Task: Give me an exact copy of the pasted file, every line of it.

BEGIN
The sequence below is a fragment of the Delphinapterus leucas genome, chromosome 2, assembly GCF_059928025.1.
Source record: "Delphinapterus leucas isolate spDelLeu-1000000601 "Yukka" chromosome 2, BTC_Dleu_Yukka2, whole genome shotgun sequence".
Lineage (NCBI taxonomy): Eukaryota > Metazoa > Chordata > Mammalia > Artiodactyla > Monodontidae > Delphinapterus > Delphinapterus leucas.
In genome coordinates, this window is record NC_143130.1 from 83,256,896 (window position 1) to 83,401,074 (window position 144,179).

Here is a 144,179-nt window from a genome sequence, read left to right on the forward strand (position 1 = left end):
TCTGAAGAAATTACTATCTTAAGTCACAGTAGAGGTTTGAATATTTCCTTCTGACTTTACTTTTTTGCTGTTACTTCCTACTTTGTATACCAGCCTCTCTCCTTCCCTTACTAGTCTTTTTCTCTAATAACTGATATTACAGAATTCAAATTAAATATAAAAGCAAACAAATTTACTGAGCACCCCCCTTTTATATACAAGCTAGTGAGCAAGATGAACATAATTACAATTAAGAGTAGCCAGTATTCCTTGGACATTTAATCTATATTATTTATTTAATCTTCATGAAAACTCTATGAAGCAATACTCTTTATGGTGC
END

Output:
The sequence below is a fragment of the Delphinapterus leucas genome, chromosome 2, assembly GCF_059928025.1.
Source record: "Delphinapterus leucas isolate spDelLeu-1000000601 "Yukka" chromosome 2, BTC_Dleu_Yukka2, whole genome shotgun sequence".
Lineage (NCBI taxonomy): Eukaryota > Metazoa > Chordata > Mammalia > Artiodactyla > Monodontidae > Delphinapterus > Delphinapterus leucas.
In genome coordinates, this window is record NC_143130.1 from 83,256,896 (window position 1) to 83,401,074 (window position 144,179).

Here is a 144,179-nt window from a genome sequence, read left to right on the forward strand (position 1 = left end):
TCTGAAGAAATTACTATCTTAAGTCACAGTAGAGGTTTGAATATTTCCTTCTGACTTTACTTTTTTGCTGTTACTTCCTACTTTGTATACCAGCCTCTCTCCTTCCCTTACTAGTCTTTTTCTCTAATAACTGATATTACAGAATTCAAATTAAATATAAAAGCAAACAAATTTACTGAGCACCCCCCTTTTATATACAAGCTAGTGAGCAAGATGAACATAATTACAATTAAGAGTAGCCAGTATTCCTTGGACATTTAATCTATATTATTTATTTAATCTTCATGAAAACTCTATGAAGCAATACTCTTTATGGTGC